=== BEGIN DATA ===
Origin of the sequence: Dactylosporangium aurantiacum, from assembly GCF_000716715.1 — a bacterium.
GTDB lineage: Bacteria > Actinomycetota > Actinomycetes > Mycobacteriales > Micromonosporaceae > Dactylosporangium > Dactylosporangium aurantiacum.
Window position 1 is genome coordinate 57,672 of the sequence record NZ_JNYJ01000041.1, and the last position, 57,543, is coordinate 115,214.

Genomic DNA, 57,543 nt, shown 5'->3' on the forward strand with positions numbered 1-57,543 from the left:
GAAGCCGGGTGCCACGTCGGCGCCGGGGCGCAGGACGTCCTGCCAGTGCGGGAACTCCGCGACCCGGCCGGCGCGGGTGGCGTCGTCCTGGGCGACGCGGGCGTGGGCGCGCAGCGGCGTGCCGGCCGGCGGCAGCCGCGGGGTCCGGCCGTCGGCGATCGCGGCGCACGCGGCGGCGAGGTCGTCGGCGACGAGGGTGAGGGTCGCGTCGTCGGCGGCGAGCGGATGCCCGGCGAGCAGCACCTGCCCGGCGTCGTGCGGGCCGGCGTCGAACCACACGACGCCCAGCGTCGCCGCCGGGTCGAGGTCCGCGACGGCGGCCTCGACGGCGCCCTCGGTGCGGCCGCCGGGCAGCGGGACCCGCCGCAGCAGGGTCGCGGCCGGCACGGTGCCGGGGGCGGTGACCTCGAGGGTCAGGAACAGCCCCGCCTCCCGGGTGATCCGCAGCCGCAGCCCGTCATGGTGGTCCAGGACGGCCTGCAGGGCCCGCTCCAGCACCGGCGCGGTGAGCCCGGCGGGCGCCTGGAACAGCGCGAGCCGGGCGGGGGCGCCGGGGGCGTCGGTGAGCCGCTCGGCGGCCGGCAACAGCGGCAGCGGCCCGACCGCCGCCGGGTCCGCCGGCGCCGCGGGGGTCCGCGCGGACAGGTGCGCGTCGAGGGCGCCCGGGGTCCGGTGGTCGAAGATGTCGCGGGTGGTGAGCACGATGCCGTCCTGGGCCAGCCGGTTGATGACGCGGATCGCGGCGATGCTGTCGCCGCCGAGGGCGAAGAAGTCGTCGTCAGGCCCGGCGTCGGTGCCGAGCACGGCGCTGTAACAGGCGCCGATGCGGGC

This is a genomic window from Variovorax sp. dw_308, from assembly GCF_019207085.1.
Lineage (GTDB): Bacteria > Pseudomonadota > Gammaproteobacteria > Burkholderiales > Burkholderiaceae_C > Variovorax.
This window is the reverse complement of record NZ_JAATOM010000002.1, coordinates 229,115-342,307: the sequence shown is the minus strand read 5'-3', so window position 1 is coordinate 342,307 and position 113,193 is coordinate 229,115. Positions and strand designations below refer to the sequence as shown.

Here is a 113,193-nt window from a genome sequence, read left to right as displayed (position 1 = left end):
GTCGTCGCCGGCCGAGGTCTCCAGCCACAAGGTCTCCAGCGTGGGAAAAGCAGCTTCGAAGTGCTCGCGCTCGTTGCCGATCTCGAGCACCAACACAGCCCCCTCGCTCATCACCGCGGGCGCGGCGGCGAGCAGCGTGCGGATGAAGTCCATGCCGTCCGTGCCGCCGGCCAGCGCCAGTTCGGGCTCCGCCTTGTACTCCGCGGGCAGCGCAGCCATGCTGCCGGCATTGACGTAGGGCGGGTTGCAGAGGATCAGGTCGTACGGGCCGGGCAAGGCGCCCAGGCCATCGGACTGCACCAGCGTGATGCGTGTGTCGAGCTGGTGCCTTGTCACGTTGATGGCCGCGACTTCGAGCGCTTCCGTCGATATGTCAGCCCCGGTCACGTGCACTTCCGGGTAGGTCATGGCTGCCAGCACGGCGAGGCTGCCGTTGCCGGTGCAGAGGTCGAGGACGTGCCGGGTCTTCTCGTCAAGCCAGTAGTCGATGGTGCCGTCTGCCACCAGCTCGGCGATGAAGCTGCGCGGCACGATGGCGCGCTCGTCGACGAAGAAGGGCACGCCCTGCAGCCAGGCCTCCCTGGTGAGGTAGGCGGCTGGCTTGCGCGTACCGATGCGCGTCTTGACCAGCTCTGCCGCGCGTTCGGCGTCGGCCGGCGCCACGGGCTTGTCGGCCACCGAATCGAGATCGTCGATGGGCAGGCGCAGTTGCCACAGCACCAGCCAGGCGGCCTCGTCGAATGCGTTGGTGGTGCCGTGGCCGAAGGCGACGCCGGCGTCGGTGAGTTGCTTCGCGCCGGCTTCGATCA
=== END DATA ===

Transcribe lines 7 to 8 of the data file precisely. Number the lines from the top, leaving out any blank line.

Lineage (GTDB): Bacteria > Pseudomonadota > Gammaproteobacteria > Burkholderiales > Burkholderiaceae_C > Variovorax.
This window is the reverse complement of record NZ_JAATOM010000002.1, coordinates 229,115-342,307: the sequence shown is the minus strand read 5'-3', so window position 1 is coordinate 342,307 and position 113,193 is coordinate 229,115. Positions and strand designations below refer to the sequence as shown.